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Be the First to Dominate New Markets: Gary Vaynerchuck and Instagram’s shiny new toy

August 10th, 2016 No comments

instagram_storiesInstagram has a shiny new toy.

It’s called Instagram Stories. The new feature lets you link together pictures and videos in a slideshow format.

At first I was so excited about it that I poured olive oil in my coffee. But once the caffeine kicked in, I realized that your stories only last for 24 hours.

I decided it’s not worth the time and resources to build an asset that’s only going to last a day. Maybe for a special campaign dedicated to my followers, but on Instagram I just don’t have that many followers.

The Social Media Blues

In general I’ve been feeling a lot of angst over social media these days. Blog posts and YouTube videos can accumulate followers over the course of several months and years, but is it worth sending out a tweet with a half-life of 20 minutes? Or even a Facebook post that nobody’s going to see after a day or two?

Then I saw a Gary Vaynerchuck speech that made me rethink my strategy. (If you don’t mind his frequent use of the F– word, this 37-minute speech is worth watching). Gary turned his parents’ mom-and-pop liquor store it into a multi-million dollar enterprise.

There was bleeding along the way. In the 1990s, he attempted to sell wine on the internet. (If you’re under 35, you’ll have to listen to Vaynerchuck’s expletive-riddled speech to appreciate the gravity of this.) He may have built one of the world’s first shopping carts.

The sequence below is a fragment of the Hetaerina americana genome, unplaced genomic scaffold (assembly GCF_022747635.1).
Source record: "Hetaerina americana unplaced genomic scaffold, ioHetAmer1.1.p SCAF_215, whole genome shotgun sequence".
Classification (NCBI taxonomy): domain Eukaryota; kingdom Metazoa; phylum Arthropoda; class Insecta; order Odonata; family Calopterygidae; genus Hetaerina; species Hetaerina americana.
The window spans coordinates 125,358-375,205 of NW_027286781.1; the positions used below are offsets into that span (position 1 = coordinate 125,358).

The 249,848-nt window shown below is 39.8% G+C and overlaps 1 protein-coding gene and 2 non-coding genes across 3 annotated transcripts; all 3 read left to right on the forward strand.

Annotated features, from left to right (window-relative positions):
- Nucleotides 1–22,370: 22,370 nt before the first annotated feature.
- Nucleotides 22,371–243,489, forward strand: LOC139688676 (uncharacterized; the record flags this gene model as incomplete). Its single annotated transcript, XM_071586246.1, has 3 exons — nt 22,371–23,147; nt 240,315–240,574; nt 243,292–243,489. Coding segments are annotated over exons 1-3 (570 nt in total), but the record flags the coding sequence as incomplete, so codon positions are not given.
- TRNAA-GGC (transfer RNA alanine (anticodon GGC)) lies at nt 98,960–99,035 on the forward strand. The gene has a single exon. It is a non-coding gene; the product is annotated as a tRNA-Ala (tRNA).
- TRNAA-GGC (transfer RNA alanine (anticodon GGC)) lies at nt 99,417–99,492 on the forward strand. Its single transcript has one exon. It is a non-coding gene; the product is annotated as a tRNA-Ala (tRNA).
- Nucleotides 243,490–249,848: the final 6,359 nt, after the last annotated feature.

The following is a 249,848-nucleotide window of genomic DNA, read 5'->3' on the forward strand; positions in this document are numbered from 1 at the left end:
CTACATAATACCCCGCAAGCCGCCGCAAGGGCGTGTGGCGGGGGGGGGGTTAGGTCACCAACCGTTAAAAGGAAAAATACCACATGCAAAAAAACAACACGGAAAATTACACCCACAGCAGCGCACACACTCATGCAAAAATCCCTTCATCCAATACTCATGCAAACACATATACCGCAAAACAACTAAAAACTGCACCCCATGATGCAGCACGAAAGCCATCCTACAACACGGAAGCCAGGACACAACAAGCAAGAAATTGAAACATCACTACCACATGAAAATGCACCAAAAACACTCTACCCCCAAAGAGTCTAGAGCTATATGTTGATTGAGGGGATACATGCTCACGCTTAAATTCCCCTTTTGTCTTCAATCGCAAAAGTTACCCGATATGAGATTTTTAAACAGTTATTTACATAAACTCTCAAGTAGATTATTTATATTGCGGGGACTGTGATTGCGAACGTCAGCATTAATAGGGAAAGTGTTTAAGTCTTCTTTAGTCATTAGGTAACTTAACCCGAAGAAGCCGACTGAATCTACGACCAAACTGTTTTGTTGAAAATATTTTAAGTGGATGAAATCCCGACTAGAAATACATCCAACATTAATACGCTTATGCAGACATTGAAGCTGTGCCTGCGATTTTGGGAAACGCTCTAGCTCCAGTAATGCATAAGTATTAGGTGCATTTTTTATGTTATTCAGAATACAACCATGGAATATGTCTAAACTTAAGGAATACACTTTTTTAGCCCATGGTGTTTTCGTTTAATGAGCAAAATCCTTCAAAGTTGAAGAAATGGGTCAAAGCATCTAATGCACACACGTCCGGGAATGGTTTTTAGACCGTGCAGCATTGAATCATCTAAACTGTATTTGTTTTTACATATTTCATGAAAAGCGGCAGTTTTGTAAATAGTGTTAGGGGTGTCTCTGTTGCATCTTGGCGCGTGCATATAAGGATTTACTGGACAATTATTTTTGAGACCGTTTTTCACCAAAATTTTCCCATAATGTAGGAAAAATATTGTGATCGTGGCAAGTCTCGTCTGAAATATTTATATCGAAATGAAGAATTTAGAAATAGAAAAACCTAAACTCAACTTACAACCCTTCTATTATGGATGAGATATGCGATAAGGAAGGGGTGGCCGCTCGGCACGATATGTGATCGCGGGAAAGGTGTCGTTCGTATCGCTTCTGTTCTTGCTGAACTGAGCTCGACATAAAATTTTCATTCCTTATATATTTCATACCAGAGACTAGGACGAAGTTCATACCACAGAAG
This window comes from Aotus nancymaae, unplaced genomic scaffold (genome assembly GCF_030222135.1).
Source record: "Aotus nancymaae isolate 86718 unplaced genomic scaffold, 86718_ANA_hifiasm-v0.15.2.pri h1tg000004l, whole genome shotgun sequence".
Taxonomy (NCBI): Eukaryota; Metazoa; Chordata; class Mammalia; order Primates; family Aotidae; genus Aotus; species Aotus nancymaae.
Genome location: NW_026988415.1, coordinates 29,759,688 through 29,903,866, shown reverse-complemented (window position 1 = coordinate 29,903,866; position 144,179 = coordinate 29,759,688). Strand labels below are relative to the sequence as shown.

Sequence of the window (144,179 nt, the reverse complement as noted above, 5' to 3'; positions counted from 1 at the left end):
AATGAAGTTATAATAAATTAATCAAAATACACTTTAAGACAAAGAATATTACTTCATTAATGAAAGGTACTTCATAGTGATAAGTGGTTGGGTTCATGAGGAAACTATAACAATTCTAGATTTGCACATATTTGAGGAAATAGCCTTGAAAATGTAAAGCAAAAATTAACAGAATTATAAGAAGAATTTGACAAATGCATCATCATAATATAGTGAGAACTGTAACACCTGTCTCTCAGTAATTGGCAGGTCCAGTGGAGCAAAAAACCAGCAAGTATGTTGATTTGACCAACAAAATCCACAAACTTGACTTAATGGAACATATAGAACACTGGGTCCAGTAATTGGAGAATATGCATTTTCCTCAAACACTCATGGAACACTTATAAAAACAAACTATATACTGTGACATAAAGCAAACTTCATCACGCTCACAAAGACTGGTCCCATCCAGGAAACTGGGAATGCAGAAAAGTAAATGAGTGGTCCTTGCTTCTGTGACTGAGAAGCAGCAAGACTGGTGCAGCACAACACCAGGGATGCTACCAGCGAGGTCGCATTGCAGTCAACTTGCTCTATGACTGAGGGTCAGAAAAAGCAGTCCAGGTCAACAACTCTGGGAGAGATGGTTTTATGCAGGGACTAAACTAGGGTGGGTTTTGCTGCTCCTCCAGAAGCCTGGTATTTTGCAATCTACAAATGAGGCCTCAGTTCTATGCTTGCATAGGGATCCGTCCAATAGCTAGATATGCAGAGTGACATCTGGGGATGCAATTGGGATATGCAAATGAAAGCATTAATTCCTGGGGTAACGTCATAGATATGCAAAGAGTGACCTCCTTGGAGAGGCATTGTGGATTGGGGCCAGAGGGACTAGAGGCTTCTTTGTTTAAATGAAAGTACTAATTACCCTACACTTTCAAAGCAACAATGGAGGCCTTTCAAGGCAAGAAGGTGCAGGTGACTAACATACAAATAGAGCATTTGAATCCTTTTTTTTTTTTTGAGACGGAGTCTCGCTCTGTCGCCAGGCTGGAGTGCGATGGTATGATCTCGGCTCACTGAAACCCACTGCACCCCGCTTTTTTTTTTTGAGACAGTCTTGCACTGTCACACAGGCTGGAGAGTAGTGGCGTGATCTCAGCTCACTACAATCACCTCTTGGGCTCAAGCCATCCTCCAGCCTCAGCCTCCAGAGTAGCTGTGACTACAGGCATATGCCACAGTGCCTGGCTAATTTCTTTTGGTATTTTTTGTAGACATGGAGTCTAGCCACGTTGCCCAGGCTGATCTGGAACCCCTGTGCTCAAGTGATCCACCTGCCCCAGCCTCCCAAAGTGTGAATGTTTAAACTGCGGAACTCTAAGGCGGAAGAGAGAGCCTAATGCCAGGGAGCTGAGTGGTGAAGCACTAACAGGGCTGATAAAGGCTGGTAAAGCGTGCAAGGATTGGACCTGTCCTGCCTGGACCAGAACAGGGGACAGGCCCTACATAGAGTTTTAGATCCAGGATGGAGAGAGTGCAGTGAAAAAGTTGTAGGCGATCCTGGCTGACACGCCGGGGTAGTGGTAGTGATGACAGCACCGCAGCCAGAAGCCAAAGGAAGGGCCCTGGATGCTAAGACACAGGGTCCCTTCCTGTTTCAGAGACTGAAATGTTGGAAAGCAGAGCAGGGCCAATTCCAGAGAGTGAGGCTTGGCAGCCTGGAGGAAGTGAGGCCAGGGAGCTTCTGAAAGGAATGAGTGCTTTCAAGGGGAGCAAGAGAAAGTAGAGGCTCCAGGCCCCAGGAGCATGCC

The website cost him $15,000 and only generated $800 in sales the first year.

But as the internet picked up traction, Vaynerchuck was already established. He was a pioneer, and he’ll tell you that pioneers always win.

In The 22 Immutable Laws of Marketing (a must-read for every entrepreneur), the very first rule is to be the first at something. Being first is the “unique” part of a “unique sales proposition” (USP).

Eventually another company will come along and do it better, faster, and cheaper. But you’ll still be ahead if your company name is synonymous with the thing you did first.

This brings me back to Vaynerchuck. Whenever there’s a new platform, software, or any other means of sharing a message with an audience, Gary Vaynerchuck will stay up all night to figure it out. (You can almost hear in his voice that he probably gets too much caffeine and not enough sleep.)

In a podcast last May, he talked about Snapchat being the next big thing, and all the great things that would happen to a person who carved out their territory on Snapchat before anyone else was doing it. He said similar things about Instagram, and that was long before they unveiled Instagram Stories.

Maybe he’ll be right. But remember his early ecommerce experiment cost the family business over $14,000 the first year. He also talks spending 41 sleepless nights trying to figure out a platform I’ve never heard about. His whole point is that he’ll be right about some of these platforms.

What I’m trying to do is hand you a treasure map. Here there be monsters. If you’ve got the energy to play around with the scores of new platforms that pop up every year, you’ll probably lose both sleep and money in large amounts. social_media_map

But you could also strike it rich before the end of your career.



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